As exciting as I think Fitbit Pay is on the Charge 4, I think more people will be even more thrilled about the addition of built-in GPS. This is only the second wearable in Fitbit's current lineup that has GPS, along with it being the first tracker (aka not a smartwatch) to offer the feature.
Just like with any wearable with built-in GPS, this means you can go running with the Charge 4 on, leave your phone at home, and still have it accurately track your real-time pace, distance, and get a map of your running/walking/biking route. This makes the Charge 4 less reliant on your smartphone for properly tracking outdoor activities, and it's mighty impressive Fitbit was able to cram full GPS functionality into the Charge 4 while retaining its petite size.
Speaking of which, let's talk about that design for a little bit. The Charge 4 is virtually indistinguishable from the Charge 3, featuring the same rectangular body with a slight curve to fit comfortably on your wrist. It also has the same excellent bands, which can be easily swapped out with the press of a button, and if you're upgrading from the Charge 3, your existing bands will work just fine on the Charge 4. Hooray for continuity!
The Charge 4 is extremely comfortable on my wrist, with its small body and lightweight design making it easy to forget that I'm wearing it at all. I also noticed that the body of the Charge 4 is made out of plastic instead of the metal used for the Charge 3 (likely to help with GPS accuracy), making it even lighter than the previous model. You could argue that plastic isn't as premium or whatever, but I'd personally much rather have the decreased weight.
Furthermore, even with the Charge 4 being such a compact gadget, Fitbit continues to impress with the battery life its wearables are able to crank out. The company advertises up to seven days of use per charge (just like the Charge 3), and that claim holds up quite well. At the end of my fourth day of wearing the Charge 4, using it for tracking a few exercises and my sleep at night, I'm at 37% left — well on my way to hit at least six days. Coming from an Apple Watch that I have to charge every single night (sorry, it's just better than Wear OS and Galaxy Watches), having something that can go for a full week without needing to be plugged in is so much nicer.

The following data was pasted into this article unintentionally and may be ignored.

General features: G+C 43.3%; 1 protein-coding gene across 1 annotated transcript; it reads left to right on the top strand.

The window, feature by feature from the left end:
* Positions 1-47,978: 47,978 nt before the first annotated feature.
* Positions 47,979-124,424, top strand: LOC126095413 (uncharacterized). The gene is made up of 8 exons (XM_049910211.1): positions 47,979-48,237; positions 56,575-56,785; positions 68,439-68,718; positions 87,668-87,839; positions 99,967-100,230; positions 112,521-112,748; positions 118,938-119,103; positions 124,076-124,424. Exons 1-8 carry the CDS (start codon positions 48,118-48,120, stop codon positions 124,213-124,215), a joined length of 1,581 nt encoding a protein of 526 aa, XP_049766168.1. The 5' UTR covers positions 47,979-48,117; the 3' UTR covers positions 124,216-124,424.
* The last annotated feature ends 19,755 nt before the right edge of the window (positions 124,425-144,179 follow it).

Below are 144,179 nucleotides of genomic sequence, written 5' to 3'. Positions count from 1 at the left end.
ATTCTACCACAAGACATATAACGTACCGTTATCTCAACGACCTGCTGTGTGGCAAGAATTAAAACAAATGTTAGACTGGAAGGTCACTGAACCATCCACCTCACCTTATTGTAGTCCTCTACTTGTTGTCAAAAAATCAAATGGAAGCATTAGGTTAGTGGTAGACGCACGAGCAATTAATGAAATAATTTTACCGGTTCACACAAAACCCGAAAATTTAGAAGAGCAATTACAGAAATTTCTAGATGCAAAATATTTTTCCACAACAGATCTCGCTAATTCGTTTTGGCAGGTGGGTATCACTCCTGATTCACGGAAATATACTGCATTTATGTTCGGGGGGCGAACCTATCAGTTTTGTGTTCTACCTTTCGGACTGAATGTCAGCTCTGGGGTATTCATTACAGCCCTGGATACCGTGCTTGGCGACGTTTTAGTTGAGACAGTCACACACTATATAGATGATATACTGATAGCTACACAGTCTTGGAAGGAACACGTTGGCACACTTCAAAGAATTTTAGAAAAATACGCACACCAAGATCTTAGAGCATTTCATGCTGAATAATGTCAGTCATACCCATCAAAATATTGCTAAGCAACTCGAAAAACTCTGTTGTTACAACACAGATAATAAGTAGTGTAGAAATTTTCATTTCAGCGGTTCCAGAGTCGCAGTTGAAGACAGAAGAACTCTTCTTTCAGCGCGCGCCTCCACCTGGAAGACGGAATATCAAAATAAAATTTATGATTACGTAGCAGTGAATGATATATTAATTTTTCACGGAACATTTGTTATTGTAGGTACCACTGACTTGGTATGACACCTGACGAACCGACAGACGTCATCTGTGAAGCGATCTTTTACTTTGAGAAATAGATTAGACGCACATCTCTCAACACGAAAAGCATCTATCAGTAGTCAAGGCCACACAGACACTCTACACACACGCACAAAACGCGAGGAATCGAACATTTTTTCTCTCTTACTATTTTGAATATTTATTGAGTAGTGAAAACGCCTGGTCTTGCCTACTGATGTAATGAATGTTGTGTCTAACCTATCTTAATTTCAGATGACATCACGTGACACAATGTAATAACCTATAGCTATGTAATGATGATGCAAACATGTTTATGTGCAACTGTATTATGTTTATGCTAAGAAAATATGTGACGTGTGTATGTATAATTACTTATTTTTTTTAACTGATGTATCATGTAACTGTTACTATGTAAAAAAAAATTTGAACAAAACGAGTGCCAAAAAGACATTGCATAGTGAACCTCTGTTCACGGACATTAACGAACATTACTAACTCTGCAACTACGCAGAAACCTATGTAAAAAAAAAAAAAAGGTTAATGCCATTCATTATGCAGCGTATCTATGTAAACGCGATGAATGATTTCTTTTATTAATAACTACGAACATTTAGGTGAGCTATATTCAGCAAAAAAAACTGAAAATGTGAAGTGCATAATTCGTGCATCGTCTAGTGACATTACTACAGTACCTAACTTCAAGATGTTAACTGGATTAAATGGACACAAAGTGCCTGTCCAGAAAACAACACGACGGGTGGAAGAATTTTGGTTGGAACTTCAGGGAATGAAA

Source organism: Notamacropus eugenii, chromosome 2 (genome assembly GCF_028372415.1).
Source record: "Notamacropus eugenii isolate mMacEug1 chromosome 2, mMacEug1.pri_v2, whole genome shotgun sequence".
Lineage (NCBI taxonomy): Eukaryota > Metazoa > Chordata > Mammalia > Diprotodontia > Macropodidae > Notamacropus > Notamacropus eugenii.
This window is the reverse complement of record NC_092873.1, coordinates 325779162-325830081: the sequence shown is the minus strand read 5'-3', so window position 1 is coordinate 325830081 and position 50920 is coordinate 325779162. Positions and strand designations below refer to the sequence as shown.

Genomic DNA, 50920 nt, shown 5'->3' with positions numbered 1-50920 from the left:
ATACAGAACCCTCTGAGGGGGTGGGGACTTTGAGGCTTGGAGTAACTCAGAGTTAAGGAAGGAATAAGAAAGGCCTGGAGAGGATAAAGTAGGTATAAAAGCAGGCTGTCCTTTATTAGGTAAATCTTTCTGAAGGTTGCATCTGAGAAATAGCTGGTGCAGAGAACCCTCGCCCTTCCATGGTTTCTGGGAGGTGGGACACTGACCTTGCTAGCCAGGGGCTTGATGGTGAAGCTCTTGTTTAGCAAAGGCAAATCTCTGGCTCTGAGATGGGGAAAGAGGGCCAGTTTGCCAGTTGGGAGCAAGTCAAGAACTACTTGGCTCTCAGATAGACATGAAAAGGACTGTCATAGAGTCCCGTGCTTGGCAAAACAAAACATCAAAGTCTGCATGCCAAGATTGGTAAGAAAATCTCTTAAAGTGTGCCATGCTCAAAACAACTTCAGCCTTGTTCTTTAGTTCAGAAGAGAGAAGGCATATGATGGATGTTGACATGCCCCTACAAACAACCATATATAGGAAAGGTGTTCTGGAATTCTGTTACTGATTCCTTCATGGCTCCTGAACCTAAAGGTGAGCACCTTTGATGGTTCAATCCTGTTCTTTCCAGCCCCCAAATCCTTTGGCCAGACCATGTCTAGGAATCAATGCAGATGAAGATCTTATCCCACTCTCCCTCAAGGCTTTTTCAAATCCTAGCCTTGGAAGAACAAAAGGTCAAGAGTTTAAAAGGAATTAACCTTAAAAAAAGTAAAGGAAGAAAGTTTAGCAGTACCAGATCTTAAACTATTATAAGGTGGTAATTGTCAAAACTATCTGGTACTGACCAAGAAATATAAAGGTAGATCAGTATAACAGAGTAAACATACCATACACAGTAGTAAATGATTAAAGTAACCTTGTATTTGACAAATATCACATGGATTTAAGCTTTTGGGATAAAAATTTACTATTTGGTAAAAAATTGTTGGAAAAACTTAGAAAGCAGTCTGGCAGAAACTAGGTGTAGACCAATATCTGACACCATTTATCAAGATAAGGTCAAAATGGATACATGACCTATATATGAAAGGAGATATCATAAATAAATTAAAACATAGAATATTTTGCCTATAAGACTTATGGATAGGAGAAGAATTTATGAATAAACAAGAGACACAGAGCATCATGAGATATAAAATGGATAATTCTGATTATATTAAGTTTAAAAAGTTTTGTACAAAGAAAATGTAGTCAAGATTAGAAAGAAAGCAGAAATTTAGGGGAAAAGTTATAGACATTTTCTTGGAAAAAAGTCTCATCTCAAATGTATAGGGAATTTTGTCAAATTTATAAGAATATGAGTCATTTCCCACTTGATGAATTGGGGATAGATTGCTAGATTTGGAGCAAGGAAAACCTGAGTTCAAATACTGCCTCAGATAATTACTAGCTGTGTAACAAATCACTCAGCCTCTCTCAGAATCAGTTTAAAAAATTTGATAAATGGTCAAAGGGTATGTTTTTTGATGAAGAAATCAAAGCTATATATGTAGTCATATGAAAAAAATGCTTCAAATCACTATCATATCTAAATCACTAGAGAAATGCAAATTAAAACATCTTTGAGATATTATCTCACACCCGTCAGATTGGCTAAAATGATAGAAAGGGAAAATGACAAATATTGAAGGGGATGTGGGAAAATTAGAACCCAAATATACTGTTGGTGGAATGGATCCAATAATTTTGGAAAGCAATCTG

With all of that out of the way, I suppose I should touch on the actual fitness-tracking capabilities of the Charge 4. Since, you know, that's why you're going to buy the thing.
The Charge 4 is incredibly robust with what it can do as a fitness tracker, offering:
- 24/7 heart-rate monitoring
- All-day activity tracking (steps, distance, floors, calories)
- Reminders to move
- 20+ goal-based exercise modes
- Automatic workout detection
- Female health tracking
- SpO2 monitoring
- Skin temperature sensing
Whether you want to use the Charge 4 as a step tracker, a running companion, or to track your swims thanks to its 50M water resistance, it's got you covered. And, for the first time ever, Fitbit is using the Charge 4 to debut its new "Active Zone Minutes" metric. This replaces the Exercise Minutes goal that we used to have, and instead of counting every minute of a workout towards your goal, Active Zone Minutes are only counted when your heart rate reaches 120 bpm or higher. Active Zone Minutes you earn are broken up into three categories for you to better understand your workout, including Fat Burn, Cardio, and Peak.
This doesn't really change how you'll use your Fitbit, but it does make the workout minutes you earn feel more involved and worthwhile.